"The lonely person yearns on the one hand to join another real person, to fill his life with the essence of another real life which has been summoned by God into his service, and, on the other hand, to create a new life to whose growth and development the lonely individual commits himself a priori fully and unreservedly.
    "Two lonely individuals with their urge to love commit themselves to creativity in order to love someone who will emerge in the course of time as a new member of the small community they founded together. This someone, as yet hidden in the recesses of the anonymity of non-being, gives purpose and meaning to the community and helps father and mother to find themselves and their exact position in the creation." ~ excerpted from Family Redeemed

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  • MeOtzar HoRav: Selected Writings of Rabbi Joseph B. Soloveitchik # 02

    Worship of the Heart

    Rabbi Joseph B. Soloveitchik

    Shalom Carmy

    "Prayer, indeed, is the symbolic portrayal of a range of experiences that form the ecstatic state of mind. Is such an exalted experience something in which every human being may share; or is it confined to the religious genius - a curious and unique type of personality who is capable of attaining this ecstatic state of mind, of rapture and unification, a personality who rejects what seems clearly, logically and tangibly to be the natural order, for the sake of tending a reality which is beyond one's grasp? Is prayer only for the mystic? We, in contrast to the mystic, are all physically and mentally children of this external concrete world and therefore, if this be true, cannot make the leap from the sensuous and real into the transcendent and absolute....

    "What then does avodah she-ba-lev mean for us, with our unmystical bent of mind that tends toward the real and practical? Can we achieve the kavvanah of tefillah in our ordinary modest way though we are not able to embark upon the great and strange adventure of the spirit? Of course the answer must be formulated in the affirmative, for otherwise tefillah would be the exclusive privilege of the imaginative genius, the mystic, and, as such, would be denied to ordinary man.Such an assertion would contradict the very essence of the Halakhah, which is an exoteric discipline to be practiced by the philosopher and simpleton, the poet and the dull person alike."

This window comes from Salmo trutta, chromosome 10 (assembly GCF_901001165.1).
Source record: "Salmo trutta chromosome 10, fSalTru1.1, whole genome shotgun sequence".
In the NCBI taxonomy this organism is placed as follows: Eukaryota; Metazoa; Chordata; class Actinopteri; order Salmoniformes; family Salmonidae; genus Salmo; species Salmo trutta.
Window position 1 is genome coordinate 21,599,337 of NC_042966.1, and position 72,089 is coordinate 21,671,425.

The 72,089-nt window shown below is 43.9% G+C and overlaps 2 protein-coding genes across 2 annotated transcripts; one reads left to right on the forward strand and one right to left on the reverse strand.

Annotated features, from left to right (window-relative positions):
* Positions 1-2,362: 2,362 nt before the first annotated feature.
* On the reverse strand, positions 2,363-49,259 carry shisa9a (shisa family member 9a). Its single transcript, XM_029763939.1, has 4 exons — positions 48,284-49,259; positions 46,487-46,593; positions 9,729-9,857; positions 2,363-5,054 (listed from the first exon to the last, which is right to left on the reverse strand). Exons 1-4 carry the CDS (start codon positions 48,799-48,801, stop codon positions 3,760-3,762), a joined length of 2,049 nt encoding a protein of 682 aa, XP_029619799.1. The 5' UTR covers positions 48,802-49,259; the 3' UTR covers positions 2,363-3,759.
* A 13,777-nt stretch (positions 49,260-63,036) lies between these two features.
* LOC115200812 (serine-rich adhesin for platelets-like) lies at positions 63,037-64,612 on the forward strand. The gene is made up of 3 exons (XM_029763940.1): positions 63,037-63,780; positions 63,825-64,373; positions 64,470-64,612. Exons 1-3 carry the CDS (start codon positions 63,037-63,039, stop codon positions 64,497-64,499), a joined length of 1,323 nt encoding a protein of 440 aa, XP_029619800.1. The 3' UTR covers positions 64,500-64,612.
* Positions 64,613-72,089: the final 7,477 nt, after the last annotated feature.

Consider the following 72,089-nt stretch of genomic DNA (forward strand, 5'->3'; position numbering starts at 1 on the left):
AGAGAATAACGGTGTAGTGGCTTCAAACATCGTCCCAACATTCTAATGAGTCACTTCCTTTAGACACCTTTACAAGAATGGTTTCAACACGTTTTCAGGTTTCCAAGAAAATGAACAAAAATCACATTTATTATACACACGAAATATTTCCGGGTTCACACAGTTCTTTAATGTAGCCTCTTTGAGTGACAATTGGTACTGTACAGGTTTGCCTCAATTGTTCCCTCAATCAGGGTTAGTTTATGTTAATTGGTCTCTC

~ Excerpted from Worship of the Heart

    The biblical command to serve God "with all your heart" is interpreted by Jewish tradition to refer to prayer. The Rav here explores the crucial interface between living religious experience and halakhic norms --the hallmark of his work. He analyzes the Amidah, the Shema, and other biblical and liturgical texts, and also considers the tension between human dependence and exaltation, the ethical and the aesthetic, the presence and absence of God, and the yearning for stability and the desire for change.

    ~ Excerpted from Worship of the Heart

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  • MeOtzar HoRav: Selected Writings of Rabbi Joseph B. Soloveitchik # 04

    Community, Covenant and Commitment

    Joseph B. Soloveitchik

    Nathaniel Helfgot

    Community, Covenant and Commitment includes more than seventy private and public letters written by the Rav, where he reveals his private opinions on contemporary issues such as religious Zionism, women studying Torah, interfaith issues, and topics close to his heart in areas of communal, theological, philosophical and personal concerns, as well as a number of detailed interviews conducted with him over the span of some forty years. These correspondences, epistles, and addresses, give us a glimpse into the Rav's thought.
    The topics addressed in this volume reflect the entire panoply of concerns that confronted the Orthodox and general Jewish community as its matured and grew in the hospitable setting of the American scene. Together with that, the rise of the modern State of Israel and the challenges that this posed became a focal point of the American Jewish community as well as of the thinking of the Rav. Topics include communal policy for Jewish adoption agencies, interfaith discussions with the Catholic Church, religious and theological attitudes to the State of Israel, interdenominational activities within the Jewish community, advanced Jewish education for young women, the training of learned and professional rabbis, as well as personal issues such as why Rabbi Soloveitchik never settled in Israel.